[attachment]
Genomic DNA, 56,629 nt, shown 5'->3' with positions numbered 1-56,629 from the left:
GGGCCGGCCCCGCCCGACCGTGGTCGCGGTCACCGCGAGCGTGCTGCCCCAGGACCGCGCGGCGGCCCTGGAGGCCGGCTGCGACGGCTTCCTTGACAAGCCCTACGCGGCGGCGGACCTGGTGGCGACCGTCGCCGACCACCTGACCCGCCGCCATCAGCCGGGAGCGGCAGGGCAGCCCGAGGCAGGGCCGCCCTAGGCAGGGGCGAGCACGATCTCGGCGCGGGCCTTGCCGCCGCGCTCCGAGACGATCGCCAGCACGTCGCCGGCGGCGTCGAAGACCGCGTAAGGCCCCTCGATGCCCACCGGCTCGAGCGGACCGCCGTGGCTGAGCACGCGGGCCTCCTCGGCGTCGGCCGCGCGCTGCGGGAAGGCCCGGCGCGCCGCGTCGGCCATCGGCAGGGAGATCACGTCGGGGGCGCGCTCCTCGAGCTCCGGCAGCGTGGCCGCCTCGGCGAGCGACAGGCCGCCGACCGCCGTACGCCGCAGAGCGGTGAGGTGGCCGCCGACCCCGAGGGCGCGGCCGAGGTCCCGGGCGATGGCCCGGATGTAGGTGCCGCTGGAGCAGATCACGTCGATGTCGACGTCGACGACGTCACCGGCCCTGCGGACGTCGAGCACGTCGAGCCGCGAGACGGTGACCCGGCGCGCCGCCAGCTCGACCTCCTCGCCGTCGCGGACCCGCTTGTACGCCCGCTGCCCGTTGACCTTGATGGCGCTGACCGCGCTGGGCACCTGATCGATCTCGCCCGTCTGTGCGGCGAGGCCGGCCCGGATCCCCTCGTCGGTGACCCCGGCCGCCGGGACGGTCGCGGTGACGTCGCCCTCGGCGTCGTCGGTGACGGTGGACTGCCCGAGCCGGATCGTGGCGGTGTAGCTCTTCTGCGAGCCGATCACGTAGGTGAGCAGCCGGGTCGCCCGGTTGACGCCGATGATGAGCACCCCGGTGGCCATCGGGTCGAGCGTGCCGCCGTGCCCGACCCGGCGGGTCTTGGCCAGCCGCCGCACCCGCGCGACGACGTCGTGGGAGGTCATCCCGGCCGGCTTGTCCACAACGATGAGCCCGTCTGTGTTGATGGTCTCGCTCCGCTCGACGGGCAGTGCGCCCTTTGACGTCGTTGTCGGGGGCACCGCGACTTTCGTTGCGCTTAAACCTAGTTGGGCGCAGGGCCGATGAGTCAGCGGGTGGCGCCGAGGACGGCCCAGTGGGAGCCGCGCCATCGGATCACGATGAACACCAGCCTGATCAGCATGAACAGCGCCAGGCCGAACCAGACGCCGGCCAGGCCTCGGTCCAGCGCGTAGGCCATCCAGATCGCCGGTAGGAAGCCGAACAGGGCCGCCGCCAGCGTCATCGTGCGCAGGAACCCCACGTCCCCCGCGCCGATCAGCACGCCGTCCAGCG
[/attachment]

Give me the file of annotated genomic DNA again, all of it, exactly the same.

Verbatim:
Genomic DNA, 56,629 nt, shown 5'->3' with positions numbered 1-56,629 from the left:
GGGCCGGCCCCGCCCGACCGTGGTCGCGGTCACCGCGAGCGTGCTGCCCCAGGACCGCGCGGCGGCCCTGGAGGCCGGCTGCGACGGCTTCCTTGACAAGCCCTACGCGGCGGCGGACCTGGTGGCGACCGTCGCCGACCACCTGACCCGCCGCCATCAGCCGGGAGCGGCAGGGCAGCCCGAGGCAGGGCCGCCCTAGGCAGGGGCGAGCACGATCTCGGCGCGGGCCTTGCCGCCGCGCTCCGAGACGATCGCCAGCACGTCGCCGGCGGCGTCGAAGACCGCGTAAGGCCCCTCGATGCCCACCGGCTCGAGCGGACCGCCGTGGCTGAGCACGCGGGCCTCCTCGGCGTCGGCCGCGCGCTGCGGGAAGGCCCGGCGCGCCGCGTCGGCCATCGGCAGGGAGATCACGTCGGGGGCGCGCTCCTCGAGCTCCGGCAGCGTGGCCGCCTCGGCGAGCGACAGGCCGCCGACCGCCGTACGCCGCAGAGCGGTGAGGTGGCCGCCGACCCCGAGGGCGCGGCCGAGGTCCCGGGCGATGGCCCGGATGTAGGTGCCGCTGGAGCAGATCACGTCGATGTCGACGTCGACGACGTCACCGGCCCTGCGGACGTCGAGCACGTCGAGCCGCGAGACGGTGACCCGGCGCGCCGCCAGCTCGACCTCCTCGCCGTCGCGGACCCGCTTGTACGCCCGCTGCCCGTTGACCTTGATGGCGCTGACCGCGCTGGGCACCTGATCGATCTCGCCCGTCTGTGCGGCGAGGCCGGCCCGGATCCCCTCGTCGGTGACCCCGGCCGCCGGGACGGTCGCGGTGACGTCGCCCTCGGCGTCGTCGGTGACGGTGGACTGCCCGAGCCGGATCGTGGCGGTGTAGCTCTTCTGCGAGCCGATCACGTAGGTGAGCAGCCGGGTCGCCCGGTTGACGCCGATGATGAGCACCCCGGTGGCCATCGGGTCGAGCGTGCCGCCGTGCCCGACCCGGCGGGTCTTGGCCAGCCGCCGCACCCGCGCGACGACGTCGTGGGAGGTCATCCCGGCCGGCTTGTCCACAACGATGAGCCCGTCTGTGTTGATGGTCTCGCTCCGCTCGACGGGCAGTGCGCCCTTTGACGTCGTTGTCGGGGGCACCGCGACTTTCGTTGCGCTTAAACCTAGTTGGGCGCAGGGCCGATGAGTCAGCGGGTGGCGCCGAGGACGGCCCAGTGGGAGCCGCGCCATCGGATCACGATGAACACCAGCCTGATCAGCATGAACAGCGCCAGGCCGAACCAGACGCCGGCCAGGCCTCGGTCCAGCGCGTAGGCCATCCAGATCGCCGGTAGGAAGCCGAACAGGGCCGCCGCCAGCGTCATCGTGCGCAGGAACCCCACGTCCCCCGCGCCGATCAGCACGCCGTCCAGCG